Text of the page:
Dr. Dan Rosenbush talks about #Students_Against_COVID’s database of clinical resources for medical students and the infodemic resulting from COVID-19.
- [01:13] The Purpose of #Students_Against_COVID
- [03:02] How to Curate and Assess Research and Information
- [10:22] The Infodemic & The Limitations of Knowledge
- [16:05] The Mistrust of Professional Health Organizations
- [18:30] Physicians as Effective Information Disseminators
- [20:47] Categories in #Students_Against_COVID’s Clinical Resource Database
- [22:49] The Safe Hands Challenge
Chase DiMarco talks to Dr. Dan Rosenbush, a D.O., a PH, and a first-year family medicine resident at St Margaret’s in Pittsburgh, PA. He is also a team lead for #Students_Against_COVID. Chase and Dan talk about #Students_Against_COVID’s database of clinical resources for medical students, the infodemic resulting from COVID-19, and tips for curating and assessing the research that you read.
What is #Students_Against_COVID?
#Students_Against_COVID began earlier this year as the result of a Twitter post by a medical student in Michigan, asking how people were using their time to combat COVID. Dr. Rosenbush communicated that he had been working on clinical education and information dissemination at his medical school. As a result of this interaction, #Students_Against_COVID was formed.
What Does #Students_Against_COVID Do?
One of the resources that #Students_Against_COVID provides is a single-page coronavirus clinical resources database for medical students. The coronavirus database includes recommended COVID resources, links to relevant professional organizations, clinical guides, research collections, volunteer opportunities, guides for special populations such as the homeless, and more. The members of #Students_Against_COVID curate and update the information on the page.
During the curation process for the COVID database, the students use several rules of thumb:
- Look for articles from well-respected authors, journals, or organizations.
- Look at how well an article fits with the trend of prior research.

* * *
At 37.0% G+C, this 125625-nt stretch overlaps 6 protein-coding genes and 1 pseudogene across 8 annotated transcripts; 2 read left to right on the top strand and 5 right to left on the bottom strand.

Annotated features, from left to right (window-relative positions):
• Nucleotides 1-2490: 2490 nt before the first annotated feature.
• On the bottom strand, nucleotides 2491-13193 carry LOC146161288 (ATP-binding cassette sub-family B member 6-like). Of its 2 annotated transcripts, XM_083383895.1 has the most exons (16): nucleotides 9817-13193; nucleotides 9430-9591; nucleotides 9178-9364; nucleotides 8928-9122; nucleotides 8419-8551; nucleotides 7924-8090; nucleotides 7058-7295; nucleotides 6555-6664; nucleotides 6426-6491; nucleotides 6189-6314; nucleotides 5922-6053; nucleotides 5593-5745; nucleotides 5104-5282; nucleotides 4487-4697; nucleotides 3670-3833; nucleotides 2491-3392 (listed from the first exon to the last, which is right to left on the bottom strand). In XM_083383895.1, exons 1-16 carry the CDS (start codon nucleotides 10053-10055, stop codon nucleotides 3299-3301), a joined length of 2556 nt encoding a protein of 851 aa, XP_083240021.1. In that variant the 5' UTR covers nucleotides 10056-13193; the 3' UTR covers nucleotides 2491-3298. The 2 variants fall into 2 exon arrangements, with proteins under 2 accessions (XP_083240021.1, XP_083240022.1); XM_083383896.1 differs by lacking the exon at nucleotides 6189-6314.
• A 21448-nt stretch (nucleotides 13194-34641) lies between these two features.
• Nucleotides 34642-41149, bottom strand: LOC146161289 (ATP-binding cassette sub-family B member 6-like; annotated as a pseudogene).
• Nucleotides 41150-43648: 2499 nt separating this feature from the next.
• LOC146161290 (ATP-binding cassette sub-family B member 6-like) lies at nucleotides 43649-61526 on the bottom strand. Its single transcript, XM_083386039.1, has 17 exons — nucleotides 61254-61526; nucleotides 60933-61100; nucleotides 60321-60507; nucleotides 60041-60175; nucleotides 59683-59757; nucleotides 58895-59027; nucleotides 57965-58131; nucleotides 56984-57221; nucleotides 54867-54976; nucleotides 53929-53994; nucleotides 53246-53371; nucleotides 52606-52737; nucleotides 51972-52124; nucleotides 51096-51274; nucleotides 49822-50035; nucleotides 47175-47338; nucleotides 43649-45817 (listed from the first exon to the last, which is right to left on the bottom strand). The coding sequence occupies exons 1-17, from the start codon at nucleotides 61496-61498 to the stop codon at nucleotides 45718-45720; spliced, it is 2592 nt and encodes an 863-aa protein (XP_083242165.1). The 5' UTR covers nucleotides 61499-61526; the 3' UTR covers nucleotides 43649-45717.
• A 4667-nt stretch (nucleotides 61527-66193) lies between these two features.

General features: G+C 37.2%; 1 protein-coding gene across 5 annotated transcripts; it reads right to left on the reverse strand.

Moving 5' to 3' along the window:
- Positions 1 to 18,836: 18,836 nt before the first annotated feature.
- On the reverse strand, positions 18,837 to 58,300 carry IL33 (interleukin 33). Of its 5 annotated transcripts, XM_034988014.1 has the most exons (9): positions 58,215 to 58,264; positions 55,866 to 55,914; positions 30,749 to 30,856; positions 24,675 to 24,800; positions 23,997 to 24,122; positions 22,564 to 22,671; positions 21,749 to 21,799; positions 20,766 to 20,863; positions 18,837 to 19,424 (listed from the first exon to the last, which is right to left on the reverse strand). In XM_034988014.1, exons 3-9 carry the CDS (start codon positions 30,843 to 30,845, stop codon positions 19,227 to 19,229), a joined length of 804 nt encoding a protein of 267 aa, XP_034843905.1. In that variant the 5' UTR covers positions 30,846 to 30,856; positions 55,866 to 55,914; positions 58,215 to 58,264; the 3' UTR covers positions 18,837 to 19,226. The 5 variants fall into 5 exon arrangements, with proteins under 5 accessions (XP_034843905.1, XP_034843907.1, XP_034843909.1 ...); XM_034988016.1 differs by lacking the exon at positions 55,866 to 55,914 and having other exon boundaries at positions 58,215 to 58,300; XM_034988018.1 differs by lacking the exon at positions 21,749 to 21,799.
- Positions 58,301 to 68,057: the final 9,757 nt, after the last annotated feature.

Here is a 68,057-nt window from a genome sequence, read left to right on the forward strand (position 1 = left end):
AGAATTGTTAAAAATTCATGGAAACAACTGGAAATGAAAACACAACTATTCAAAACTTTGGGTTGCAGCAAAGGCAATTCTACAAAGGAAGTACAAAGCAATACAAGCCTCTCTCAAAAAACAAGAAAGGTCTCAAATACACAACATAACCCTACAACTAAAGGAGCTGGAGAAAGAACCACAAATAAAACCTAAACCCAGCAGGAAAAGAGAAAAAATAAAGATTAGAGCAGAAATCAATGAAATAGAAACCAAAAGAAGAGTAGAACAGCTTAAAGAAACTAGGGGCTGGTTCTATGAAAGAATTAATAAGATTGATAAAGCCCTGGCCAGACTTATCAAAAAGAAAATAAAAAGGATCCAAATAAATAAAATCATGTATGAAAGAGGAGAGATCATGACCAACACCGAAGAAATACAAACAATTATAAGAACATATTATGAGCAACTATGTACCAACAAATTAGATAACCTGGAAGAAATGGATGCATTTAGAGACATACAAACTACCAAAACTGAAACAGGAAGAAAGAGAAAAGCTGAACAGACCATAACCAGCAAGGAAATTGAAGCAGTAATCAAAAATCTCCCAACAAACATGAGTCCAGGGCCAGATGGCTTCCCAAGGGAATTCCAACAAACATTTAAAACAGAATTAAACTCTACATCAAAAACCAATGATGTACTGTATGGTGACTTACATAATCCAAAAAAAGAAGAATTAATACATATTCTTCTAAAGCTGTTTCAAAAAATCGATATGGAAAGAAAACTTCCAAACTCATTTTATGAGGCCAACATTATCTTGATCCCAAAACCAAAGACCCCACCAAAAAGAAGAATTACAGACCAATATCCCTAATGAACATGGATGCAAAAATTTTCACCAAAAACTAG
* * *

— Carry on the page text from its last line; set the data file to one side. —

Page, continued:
- Familiarize themselves with statistical reporting to allow more accurate interpretation of the results.
- Think about how the study fits into the bigger picture and how it influences patient treatment.
Overall, Dr. Rosenbush recommends that medical students cultivate the skill of accurately interpreting research, and delve more into fields like epidemiology and statistics.
The COVID-19 Infodemic
For the public more generally, there has recently been an “infodemic” – lots of information is being transmitted, especially due to social media, but not all the information is of high quality. Dr. Rosenbush emphasizes that the public must understand that every piece of information or research has its limitations. This is built into scientific studies, where almost every paper has a section detailing limitations. However, information shared on social media is often shared with disproportionate confidence.
Although all information is limited, Dr. Rosenbush encourages people to look to professional organizations. These organizations have a track record of and a strong background in providing quality information, and for interpreting quick-moving data, like COVID dat. It is unlikely that these organizations have nefarious aims. Chase and Dr. Rosenbush also agree that physicians are in a unique position to provide clinical education about coronavirus to their patients, who have a relationship with them and trust them.
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Additionally, check out http://www.sacov19.com/ for access to the clinical resource database mentioned in this podcast, and for other student initiatives. You can also access the American College of Physicians (ACP) Physician’s Guide to COVID-19. For resources on interpreting COVID news, check out The COVID Tracking Project. For information on scientific research regarding COVID, check out the NIH page on coronavirus.